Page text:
Fossil fuel lobbying threatens decarbonization prospects


Who expected the fossil fuel industry to fight fair? In 2021 12.2% of the energy used in the United States came from renewable sources, as did 20.1% of our electricity generation, according to the US Energy Information Administration. And that is projected to grow. Facing a shrinking share of the energy pie, the fossil fuel industry is working behind the scenes to hang on.

In Harrisburg this effort has taken the form of a bill to restrict localities from decarbonizing. Senate Bill 275, introduced by Senator Gene Yaw from Lycoming County (a similar bill passed in the state House of Representatives in January), would prohibit counties, cities, and other local governments from adopting any policy that “restricts or prohibits, or has the effect of restricting or prohibiting, the connection or reconnection of a utility service based upon the type of source of energy to be delivered to an individual consumer within the municipality.”

In other words, the City of Philadelphia couldn’t adopt policies requiring new buildings to use electricity for heat rather than natural gas, as have several local governments in California. The broad language of the bill — “has the effect of” — could also threaten other measures that encourage electrification but stop short of requiring it, according to David Masur, executive director of PennEnvironment.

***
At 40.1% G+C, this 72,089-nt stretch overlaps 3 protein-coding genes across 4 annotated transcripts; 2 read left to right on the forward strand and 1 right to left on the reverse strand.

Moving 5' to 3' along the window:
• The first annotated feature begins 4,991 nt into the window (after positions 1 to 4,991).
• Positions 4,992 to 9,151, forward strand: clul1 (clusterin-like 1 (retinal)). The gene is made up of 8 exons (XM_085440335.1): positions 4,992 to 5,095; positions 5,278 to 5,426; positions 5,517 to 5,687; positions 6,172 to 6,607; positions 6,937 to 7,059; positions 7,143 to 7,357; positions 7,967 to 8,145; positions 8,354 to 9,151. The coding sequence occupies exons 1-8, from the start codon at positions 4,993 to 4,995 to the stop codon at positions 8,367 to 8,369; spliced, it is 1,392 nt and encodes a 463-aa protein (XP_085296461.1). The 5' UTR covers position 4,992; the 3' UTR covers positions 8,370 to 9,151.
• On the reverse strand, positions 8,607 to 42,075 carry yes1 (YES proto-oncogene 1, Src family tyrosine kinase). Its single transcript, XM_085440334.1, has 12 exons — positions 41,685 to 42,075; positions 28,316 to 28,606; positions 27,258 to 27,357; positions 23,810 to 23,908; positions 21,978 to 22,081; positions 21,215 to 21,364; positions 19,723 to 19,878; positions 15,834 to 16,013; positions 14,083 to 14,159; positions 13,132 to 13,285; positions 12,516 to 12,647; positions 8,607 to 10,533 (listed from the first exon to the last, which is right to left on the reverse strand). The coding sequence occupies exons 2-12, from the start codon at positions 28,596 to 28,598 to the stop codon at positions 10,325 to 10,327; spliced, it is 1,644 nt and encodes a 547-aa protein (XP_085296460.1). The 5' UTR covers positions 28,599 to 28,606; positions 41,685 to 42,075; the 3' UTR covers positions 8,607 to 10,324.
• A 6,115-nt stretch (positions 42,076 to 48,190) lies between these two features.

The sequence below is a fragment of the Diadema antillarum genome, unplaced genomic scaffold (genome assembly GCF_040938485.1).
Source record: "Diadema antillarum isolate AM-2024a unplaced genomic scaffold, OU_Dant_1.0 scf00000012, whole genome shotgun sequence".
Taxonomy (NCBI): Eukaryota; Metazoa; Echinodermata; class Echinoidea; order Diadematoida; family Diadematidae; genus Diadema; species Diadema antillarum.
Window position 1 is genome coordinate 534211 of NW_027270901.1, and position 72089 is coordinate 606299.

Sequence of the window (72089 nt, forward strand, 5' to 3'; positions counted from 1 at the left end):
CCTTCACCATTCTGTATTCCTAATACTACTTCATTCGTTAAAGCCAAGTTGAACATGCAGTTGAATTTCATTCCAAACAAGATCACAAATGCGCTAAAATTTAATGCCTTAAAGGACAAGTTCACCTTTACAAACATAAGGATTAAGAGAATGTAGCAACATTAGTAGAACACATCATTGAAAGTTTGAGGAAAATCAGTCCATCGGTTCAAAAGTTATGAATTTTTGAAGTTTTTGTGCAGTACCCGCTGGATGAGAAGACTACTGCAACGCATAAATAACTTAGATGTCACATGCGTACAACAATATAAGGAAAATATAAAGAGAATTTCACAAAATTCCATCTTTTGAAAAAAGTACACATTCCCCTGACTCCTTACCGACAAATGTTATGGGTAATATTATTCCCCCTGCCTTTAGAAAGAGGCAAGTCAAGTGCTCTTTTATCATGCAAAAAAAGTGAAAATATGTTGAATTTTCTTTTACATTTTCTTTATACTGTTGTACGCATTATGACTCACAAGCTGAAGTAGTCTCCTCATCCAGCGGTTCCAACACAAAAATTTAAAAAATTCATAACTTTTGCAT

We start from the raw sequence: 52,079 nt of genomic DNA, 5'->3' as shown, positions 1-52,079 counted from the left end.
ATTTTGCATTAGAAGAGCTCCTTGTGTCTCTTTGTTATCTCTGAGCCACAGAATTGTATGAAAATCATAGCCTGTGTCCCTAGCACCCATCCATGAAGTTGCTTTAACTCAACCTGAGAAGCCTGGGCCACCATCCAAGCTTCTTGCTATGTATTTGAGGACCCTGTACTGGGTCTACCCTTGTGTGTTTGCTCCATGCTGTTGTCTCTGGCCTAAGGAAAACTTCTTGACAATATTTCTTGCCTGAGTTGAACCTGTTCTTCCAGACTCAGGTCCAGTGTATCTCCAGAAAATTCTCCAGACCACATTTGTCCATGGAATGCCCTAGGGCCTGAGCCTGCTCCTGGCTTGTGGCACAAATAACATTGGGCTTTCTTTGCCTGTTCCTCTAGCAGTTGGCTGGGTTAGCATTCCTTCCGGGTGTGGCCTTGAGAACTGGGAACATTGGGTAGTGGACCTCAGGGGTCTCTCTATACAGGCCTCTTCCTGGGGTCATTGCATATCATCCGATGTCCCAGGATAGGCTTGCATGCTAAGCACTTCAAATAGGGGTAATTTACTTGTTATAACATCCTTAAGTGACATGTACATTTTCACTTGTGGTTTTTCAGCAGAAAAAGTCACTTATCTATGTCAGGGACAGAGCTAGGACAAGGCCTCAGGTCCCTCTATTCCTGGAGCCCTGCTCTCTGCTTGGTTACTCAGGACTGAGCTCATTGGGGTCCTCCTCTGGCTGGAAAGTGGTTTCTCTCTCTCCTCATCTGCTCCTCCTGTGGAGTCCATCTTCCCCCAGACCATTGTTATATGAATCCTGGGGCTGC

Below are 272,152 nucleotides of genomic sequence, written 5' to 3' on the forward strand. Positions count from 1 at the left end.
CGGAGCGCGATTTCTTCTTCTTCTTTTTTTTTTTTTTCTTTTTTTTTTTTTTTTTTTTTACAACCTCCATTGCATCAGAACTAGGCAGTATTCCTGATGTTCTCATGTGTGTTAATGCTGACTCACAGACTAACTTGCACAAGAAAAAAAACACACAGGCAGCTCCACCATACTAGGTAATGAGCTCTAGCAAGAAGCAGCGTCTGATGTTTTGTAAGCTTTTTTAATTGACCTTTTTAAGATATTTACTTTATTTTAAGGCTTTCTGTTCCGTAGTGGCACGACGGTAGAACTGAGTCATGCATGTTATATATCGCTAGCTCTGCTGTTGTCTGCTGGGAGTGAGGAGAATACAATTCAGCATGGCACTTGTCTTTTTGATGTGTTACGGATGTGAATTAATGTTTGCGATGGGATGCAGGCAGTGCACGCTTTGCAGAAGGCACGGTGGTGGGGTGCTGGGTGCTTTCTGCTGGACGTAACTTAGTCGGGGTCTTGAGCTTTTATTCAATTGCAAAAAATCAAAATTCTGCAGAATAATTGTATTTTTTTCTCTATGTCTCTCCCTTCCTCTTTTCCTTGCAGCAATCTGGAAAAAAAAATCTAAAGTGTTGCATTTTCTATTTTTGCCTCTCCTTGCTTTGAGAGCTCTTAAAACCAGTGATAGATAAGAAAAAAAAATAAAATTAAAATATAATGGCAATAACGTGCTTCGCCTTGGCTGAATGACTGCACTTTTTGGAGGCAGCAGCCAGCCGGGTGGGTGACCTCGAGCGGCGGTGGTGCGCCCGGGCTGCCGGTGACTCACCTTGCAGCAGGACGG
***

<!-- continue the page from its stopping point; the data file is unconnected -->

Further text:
Pennsylvania legislators aren’t making this up on their own. The American Gas Association has been lobbying state governments to enact bans like this to protect the companies it represents.

One of those companies, the Philadelphia Gas Works, is owned by the City of Philadelphia. Last year the City issued a report examining three paths towards reducing the city’s reliance on natural gas. “Together, the City and PGW leadership commit to stakeholder engagement and transparent decision-making around PGW’s future,” wrote PGW President and CEO Seth Shapiro with Christine Knapp, the director of the City’s Office of Sustainability.

That commitment to transparency hasn’t stopped PGW from working behind the scenes to pass the legislation, even though it is opposed by the City. Last year a Right-to-Know request from the Climate Investigations Center turned up emails showing that PGW took part in crafting a version of the legislation that failed to pass in Harrisburg last year.

“PGW has its outward facing narrative, but behind the scenes they keep doing things to reinforce our reliance on gas,” Masur says.

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